Skip to comments.Consistory near: Vatican orders new cardinal's rings (Catholic Caucus)
Posted on 12/30/2011 3:06:59 PM PST by NYer
In February - in all likelihood the 18th and 19th of February - the fourth consistory for the creation of new cardinals in Benedict XVI's pontificate will take place. Vatican Insider has written many times of the lists of possible new cardinals: the now-imminent decision is confirmed by the purchasing of the new cardinal's rings. It is tradition, in fact, for the reigning Pontiff to give a ring to the new senators of the Church. Up until now, Pope Ratzinger has given newly-created cardinals rings forged on the model used during John Paul II's pontificate (a rectangle of worked gold, upon which stands a cross). But now a design has been approved for a new cardinal's ring, made in the form of a cross, which will be used for the first time next February. It was created by ecclesiastical goldsmiths the Savi Brothers, who work in Borgo Pio, at a cost of around 1,500. The Savis have already worked for some time with the Office of Papal Liturgical Celebrations: they are the ones who created the papal ferula, the cross the Pope uses as a pastoral staff during Mass.
With the new consistory, says Sandro Magister on his website, the cardinals created by Ratzinger (who have the right to vote in the conclave) surpass, for the first time, the number of those appointed by Wojtyla. Benedict XVI does not want to exceed the limit of 120 voting cardinals, established by Paul VI. In February, the available posts will be 13, and could become 15, counting the other two cardinals who will reach the age of eighty in the following months.
In the consistory of November 2010, half the posts were assigned to heads of dicasteries and offices of the Roman Curia. The same thing will happen this time. Awaiting the cardinalship in fact are Italians Fernando Filoni (Prefect of Propaganda Fide), Domenico Calcagno (President of APSA), Giuseppe Versaldi (President of the Prefecture of Economic Affairs of the Holy See), and Giuseppe Bertello (President of the Governorship of the State of Vatican City), and the Brazilian João Braz de Aviz (Prefect of the Congregation for Religious), the American Edwin F. OBrien (Pro-Grand Master of the Equestrian Order of the Holy Sepulcher) and the Spaniard Santos Abril y Castello (Archpriest of the Papal Basilica of Santa Maria Maggiore). Two more curials could be added to this list of seven: Francesco Coccopalmerio (President of the Pontifical Council for Legislative Texts, a body whose powers have grown much in recent years) and Rino Fisichella (President of the Pontifical Council for the Promotion of New Evangelization). Fisichella's Pontifical Council will be directly involved in the Year of Faith proclaimed by Pope Ratzinger.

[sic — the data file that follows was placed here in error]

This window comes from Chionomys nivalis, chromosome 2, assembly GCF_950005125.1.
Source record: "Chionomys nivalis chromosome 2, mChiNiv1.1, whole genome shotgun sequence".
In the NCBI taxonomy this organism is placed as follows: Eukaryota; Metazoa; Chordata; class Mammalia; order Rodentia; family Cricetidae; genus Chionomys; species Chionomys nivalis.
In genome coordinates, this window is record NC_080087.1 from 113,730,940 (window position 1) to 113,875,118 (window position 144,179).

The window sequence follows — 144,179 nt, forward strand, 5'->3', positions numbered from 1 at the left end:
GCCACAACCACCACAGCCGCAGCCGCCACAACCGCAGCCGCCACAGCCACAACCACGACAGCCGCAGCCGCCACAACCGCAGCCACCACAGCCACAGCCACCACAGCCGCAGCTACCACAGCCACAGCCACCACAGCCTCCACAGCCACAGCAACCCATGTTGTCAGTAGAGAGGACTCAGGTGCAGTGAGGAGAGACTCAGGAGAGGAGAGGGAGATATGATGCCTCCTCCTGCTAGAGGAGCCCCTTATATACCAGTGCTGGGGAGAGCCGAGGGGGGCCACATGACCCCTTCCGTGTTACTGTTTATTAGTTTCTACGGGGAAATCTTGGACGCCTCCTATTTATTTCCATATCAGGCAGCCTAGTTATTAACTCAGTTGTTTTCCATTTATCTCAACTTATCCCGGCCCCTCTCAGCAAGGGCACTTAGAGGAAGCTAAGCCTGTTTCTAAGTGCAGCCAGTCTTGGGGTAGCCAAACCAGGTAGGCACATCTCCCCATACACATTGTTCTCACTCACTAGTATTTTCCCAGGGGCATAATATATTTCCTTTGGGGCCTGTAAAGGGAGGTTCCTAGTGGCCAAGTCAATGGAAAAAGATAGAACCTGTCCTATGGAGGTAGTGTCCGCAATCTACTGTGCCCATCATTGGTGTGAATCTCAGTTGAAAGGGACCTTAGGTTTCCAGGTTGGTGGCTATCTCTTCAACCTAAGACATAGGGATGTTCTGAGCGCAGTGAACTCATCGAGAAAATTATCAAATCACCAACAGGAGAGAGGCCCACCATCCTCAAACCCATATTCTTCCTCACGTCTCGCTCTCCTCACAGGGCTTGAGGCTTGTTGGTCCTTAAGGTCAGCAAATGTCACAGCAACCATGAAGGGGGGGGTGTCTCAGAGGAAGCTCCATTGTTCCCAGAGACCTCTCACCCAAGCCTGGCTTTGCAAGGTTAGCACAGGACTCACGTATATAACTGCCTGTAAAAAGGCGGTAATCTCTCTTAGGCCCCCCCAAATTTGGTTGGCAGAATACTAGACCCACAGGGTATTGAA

Given the choice to allocate all these cardinals to the Roman Curia (many of whom are headed to financial and administrative heads of offices very close to Cardinal Tarcisio Bertone), it will not be possible to widen the distribution of the red bishop's caps to those who lead major dioceses around the world. And so, to justify this choice, the unwritten rule will be invoked: the cardinalship will not be given to those who have an emeritus predecessor under the age of eighty (one wonders, however, why this same rule could not be utilized in the Curia ...).
One exception, we read on Magister's site, if there is one, could be made for Timothy Dolan, from New York, and for the Dominican Dominik Duka, from Prague, whose predecessors will reach the age of 80, respectively, on 2 April and 17 May. Considered sure cardinals are the new Archbishops of Berlin (Rainer Maria Woelki), Toronto (Thomas C. Collins) and Utrecht (Willem J. Eijk), the bishop of Hong Kong (John Tong), as well as the new Libyan Maronite Patriarch, Bechara Rai and in India the Major Archbishop of Syro-Malabar George Alencherry.
Still remaining to be resolved is the puzzle of the bishop posts whose cardinal emeritus has not retired but was called to another post in the Roman Curia. This is the case in Florence, Toledo, and Quebec, whose Archbishop Emeriti (still defined thus in the Papal Yearbook) are now, respectively, heading the Pontifical Council for the Family (Ennio Antonelli), Prefect of the Congregation for Divine Worship (Antonio Cañizares), and the Prefect of the Dicastry for the Bishops (Marc Ouellet). In the last consistory, the unwritten rule was applied in these cases as well. That would still leave the Archbishop of Florence, Giuseppe Betori, without the cardinalship. It would also mean, if the rule continues to be applied, that the Archbishop of Toledo will never wear the cardinal's hat, as the current holder of the Spanish primatial seat is older than his predecessor, Cardinal Cañizares.